Chapter 20 – Retained Placenta




Abstract




Key Implications





Chapter 20 Retained Placenta


Kapila Gunawardane and Chathura Ratnayake




Key Facts


Definition The definition of retained placenta is arbitrary and is based on the length of time that elapses between the birth of the baby and the expected delivery of the placenta. The most widely accepted definition is the retention of the placenta in utero for more than 30 minutes. The management is influenced by whether or not significant bleeding is occurring. This bleeding may be visible or manifest only by the increasing size of the uterus. In the absence of any evidence of placental detachment, consider the diagnosis of complete placenta accreta or a variant. This condition may be present with bleeding if a portion of the placenta detaches. Types: (1) detached (placenta has separated completely and is retained inside); (2) partially detached (placenta has partially separated and is retained inside); (3) non-detached (placenta has not separated at all) (Figure 20.1).


Incidence Retained placenta affects 0.5%–3% of women following delivery and is a cause of maternal death from postpartum haemorrhage (PPH) and puerperal sepsis.


About 25% of maternal deaths in African and Asian countries are due to haemorrhage during pregnancy, delivery or the postpartum period. Of these, almost 30% are caused by PPH. About 15%–20% of these PPH maternal deaths are due to retained placenta. In less developed countries, it affects about 0.1% of deliveries and has a 10% case fatality rate. In developed countries, it is more common (about 3% of vaginal deliveries) but is very rarely associated with mortality. A systematic review of observational studies show that the median rate of retained placenta at 30 minutes was higher in developed countries (2.67% vs. 1.46%, p < 0.02), as was the median manual removal rate (2.24% vs. 0.45%, p < 0.001). In addition to this, there appears to have been a rise in rate of manual removal in the United Kingdom from a mean of 0.66% in the 1920s to 2.34% in the 1980s (p < 0.0001) [1]. The retained placenta is the second major indication for blood transfusion in the third stage of labour.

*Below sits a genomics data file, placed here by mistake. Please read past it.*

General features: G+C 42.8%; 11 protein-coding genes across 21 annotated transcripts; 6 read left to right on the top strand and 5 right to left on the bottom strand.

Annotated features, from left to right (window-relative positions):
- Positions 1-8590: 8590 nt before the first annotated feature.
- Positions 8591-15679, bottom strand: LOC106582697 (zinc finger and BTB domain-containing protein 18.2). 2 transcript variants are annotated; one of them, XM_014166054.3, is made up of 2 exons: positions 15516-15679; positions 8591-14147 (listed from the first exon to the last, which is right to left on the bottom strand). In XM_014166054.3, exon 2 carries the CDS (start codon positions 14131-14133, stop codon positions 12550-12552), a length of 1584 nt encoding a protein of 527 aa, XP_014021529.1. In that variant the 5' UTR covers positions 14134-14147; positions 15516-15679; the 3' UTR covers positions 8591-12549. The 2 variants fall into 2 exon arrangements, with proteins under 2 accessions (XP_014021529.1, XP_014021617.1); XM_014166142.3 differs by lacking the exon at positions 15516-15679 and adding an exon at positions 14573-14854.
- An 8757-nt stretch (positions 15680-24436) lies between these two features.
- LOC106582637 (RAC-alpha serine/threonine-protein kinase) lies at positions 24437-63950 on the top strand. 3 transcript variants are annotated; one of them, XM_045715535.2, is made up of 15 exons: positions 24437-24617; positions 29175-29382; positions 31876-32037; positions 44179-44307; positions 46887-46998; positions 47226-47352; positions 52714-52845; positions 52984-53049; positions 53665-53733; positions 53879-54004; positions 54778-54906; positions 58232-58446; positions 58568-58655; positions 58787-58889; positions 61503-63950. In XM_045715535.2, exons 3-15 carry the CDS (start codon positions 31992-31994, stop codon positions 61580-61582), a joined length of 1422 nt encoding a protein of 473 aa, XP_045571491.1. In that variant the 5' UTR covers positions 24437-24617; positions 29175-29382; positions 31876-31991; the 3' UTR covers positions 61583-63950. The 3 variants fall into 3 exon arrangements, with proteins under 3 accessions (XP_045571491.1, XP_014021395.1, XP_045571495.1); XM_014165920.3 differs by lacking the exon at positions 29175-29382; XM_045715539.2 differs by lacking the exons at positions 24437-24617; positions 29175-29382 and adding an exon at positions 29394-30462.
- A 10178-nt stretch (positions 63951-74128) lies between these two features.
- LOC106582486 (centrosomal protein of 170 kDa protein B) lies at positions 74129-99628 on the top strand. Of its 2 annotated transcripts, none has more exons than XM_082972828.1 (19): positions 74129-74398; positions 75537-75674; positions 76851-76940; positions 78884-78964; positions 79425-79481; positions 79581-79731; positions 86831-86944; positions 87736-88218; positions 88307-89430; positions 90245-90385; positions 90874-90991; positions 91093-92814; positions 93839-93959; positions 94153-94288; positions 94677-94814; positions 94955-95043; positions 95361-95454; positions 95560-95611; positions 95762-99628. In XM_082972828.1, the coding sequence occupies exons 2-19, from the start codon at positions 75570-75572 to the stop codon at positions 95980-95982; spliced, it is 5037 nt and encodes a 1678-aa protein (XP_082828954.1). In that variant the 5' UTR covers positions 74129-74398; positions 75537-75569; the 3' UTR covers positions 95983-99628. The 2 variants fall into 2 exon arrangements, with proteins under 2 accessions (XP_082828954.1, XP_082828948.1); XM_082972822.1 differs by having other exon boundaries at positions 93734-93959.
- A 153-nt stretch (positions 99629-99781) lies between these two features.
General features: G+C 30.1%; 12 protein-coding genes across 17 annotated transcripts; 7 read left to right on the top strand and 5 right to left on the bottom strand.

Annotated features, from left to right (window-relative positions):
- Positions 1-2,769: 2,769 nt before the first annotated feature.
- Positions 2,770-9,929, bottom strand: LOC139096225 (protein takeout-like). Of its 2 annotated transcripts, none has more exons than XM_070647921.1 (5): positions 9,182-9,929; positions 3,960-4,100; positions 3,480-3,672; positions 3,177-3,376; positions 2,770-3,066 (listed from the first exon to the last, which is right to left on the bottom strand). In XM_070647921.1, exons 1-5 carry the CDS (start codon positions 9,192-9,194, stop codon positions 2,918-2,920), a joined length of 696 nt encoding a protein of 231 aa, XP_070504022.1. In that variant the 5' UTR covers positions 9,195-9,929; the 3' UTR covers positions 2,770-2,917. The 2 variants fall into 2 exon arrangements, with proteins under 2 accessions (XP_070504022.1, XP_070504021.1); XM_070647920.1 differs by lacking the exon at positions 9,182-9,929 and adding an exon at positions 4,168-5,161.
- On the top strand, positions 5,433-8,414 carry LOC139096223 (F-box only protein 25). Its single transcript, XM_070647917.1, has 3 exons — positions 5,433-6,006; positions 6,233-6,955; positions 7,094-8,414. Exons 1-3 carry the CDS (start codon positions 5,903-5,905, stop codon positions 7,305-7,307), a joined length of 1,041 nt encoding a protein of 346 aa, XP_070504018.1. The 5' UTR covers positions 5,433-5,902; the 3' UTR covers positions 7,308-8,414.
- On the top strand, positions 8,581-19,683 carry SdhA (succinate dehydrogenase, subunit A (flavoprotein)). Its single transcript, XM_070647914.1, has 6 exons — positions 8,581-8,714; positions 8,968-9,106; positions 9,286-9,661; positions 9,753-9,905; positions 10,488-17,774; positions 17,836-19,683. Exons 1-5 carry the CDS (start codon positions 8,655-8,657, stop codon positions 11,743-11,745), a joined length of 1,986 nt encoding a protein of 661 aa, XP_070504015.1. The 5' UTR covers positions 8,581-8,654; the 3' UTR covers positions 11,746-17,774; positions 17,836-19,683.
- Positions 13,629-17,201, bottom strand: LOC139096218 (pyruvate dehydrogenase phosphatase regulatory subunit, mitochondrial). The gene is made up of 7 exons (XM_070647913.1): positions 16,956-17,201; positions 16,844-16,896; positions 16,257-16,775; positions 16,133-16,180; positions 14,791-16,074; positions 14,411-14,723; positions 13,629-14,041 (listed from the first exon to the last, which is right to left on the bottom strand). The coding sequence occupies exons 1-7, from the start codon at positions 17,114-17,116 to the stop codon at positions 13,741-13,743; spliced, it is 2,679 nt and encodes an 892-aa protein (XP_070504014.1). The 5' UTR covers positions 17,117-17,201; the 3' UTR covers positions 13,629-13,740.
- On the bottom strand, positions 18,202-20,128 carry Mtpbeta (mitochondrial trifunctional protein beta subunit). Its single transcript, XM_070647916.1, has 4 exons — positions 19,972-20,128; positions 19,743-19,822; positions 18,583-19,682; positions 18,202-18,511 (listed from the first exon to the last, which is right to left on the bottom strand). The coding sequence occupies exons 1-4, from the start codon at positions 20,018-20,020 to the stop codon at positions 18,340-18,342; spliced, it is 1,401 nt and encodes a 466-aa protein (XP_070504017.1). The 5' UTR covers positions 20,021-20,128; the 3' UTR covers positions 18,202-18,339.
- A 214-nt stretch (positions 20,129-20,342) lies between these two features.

Appropriate management of the third stage of labour can help to reduce retained placenta and it is a potentially preventable cause of PPH. The incidence of retained placenta varies according to the management practices of the third stage of labour [2].





Figure 20.1 Illustration of partial separation of the placenta.



Key Implications




  • Maternal: postpartum haemorrhage, shock, sepsis, perforation, retained products, uterine inversion, trauma, rhesus-isoimmunisation, anaesthetic complications, severe maternal morbidity and maternal deaths



  • Medico-legal: clinical negligence claims due to delay in removing the placenta or inappropriate management



Key Pointers




  • Morbid adherent placenta



  • Placenta accreta



  • Placenta increta



  • Placenta percreta



  • Uterine abnormality, uterine scars



  • Constriction ring or reforming cervix



  • Full bladder



  • Inappropriate active management of third stage of labour



  • Uterine atony



  • Age above 35 years



  • Following induction of labour



  • Past history of retained placenta



  • Preterm labour



Key Diagnostic Signs


Failure of the expulsion of the placenta and its membranes or absence of signs of placental separation after 30 minutes of vaginal delivery of the baby.



Key Actions


Many interventions are in practice for the management of retained placenta. The choice of intervention will depend on the clinical scenario, the available facilities and the skill and experience of the doctor. If the patient is stable and presents no evidence of active bleeding there is no necessity to rush and proceed to every available intervention at once. An expectant management for a period of an hour (arbitrary time period) will be useful. Meanwhile the bladder will be emptied and the patient has to be observed carefully for bleeding and signs of separation of placenta. In trapped placenta ultrasound can be performed to confirm separation and use controlled cord traction with or without a short-acting tocolytic such as glyceryl trinitrate. Sometimes when it is trapped in the cervical canal and in the vagina it can be removed easily during vaginal examination with or without anaesthesia.